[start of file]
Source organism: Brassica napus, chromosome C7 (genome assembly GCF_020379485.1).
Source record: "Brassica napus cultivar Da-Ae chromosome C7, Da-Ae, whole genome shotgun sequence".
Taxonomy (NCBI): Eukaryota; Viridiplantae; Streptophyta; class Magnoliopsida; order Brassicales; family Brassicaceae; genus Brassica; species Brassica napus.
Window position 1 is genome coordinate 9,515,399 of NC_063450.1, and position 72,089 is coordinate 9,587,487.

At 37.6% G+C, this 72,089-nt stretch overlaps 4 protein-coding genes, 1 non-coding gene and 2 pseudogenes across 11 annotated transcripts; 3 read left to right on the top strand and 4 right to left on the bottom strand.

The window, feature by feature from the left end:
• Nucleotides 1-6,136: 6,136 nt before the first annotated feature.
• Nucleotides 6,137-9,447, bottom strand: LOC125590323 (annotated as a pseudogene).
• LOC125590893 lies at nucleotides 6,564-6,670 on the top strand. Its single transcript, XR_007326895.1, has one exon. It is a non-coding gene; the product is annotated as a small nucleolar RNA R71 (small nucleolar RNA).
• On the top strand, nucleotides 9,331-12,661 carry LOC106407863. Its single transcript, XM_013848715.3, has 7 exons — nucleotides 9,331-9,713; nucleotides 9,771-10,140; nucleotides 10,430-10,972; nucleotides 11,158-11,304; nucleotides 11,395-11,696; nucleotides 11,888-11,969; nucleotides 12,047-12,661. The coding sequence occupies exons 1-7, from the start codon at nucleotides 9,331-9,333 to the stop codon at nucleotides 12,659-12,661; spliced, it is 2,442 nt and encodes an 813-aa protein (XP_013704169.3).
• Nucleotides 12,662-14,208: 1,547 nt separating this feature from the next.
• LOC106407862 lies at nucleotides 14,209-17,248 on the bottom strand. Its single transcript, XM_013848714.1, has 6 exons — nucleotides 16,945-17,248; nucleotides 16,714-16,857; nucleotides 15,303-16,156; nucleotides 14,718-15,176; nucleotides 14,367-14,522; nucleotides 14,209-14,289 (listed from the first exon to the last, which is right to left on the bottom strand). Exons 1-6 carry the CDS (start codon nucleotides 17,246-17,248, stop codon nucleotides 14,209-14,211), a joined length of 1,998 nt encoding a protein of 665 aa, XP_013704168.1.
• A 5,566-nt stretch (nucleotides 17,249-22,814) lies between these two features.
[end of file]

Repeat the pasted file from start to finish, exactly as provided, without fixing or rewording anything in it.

Source organism: Brassica napus, chromosome C7 (genome assembly GCF_020379485.1).
Source record: "Brassica napus cultivar Da-Ae chromosome C7, Da-Ae, whole genome shotgun sequence".
Taxonomy (NCBI): Eukaryota; Viridiplantae; Streptophyta; class Magnoliopsida; order Brassicales; family Brassicaceae; genus Brassica; species Brassica napus.
Window position 1 is genome coordinate 9,515,399 of NC_063450.1, and position 72,089 is coordinate 9,587,487.

At 37.6% G+C, this 72,089-nt stretch overlaps 4 protein-coding genes, 1 non-coding gene and 2 pseudogenes across 11 annotated transcripts; 3 read left to right on the top strand and 4 right to left on the bottom strand.

The window, feature by feature from the left end:
• Nucleotides 1-6,136: 6,136 nt before the first annotated feature.
• Nucleotides 6,137-9,447, bottom strand: LOC125590323 (annotated as a pseudogene).
• LOC125590893 lies at nucleotides 6,564-6,670 on the top strand. Its single transcript, XR_007326895.1, has one exon. It is a non-coding gene; the product is annotated as a small nucleolar RNA R71 (small nucleolar RNA).
• On the top strand, nucleotides 9,331-12,661 carry LOC106407863. Its single transcript, XM_013848715.3, has 7 exons — nucleotides 9,331-9,713; nucleotides 9,771-10,140; nucleotides 10,430-10,972; nucleotides 11,158-11,304; nucleotides 11,395-11,696; nucleotides 11,888-11,969; nucleotides 12,047-12,661. The coding sequence occupies exons 1-7, from the start codon at nucleotides 9,331-9,333 to the stop codon at nucleotides 12,659-12,661; spliced, it is 2,442 nt and encodes an 813-aa protein (XP_013704169.3).
• Nucleotides 12,662-14,208: 1,547 nt separating this feature from the next.
• LOC106407862 lies at nucleotides 14,209-17,248 on the bottom strand. Its single transcript, XM_013848714.1, has 6 exons — nucleotides 16,945-17,248; nucleotides 16,714-16,857; nucleotides 15,303-16,156; nucleotides 14,718-15,176; nucleotides 14,367-14,522; nucleotides 14,209-14,289 (listed from the first exon to the last, which is right to left on the bottom strand). Exons 1-6 carry the CDS (start codon nucleotides 17,246-17,248, stop codon nucleotides 14,209-14,211), a joined length of 1,998 nt encoding a protein of 665 aa, XP_013704168.1.
• A 5,566-nt stretch (nucleotides 17,249-22,814) lies between these two features.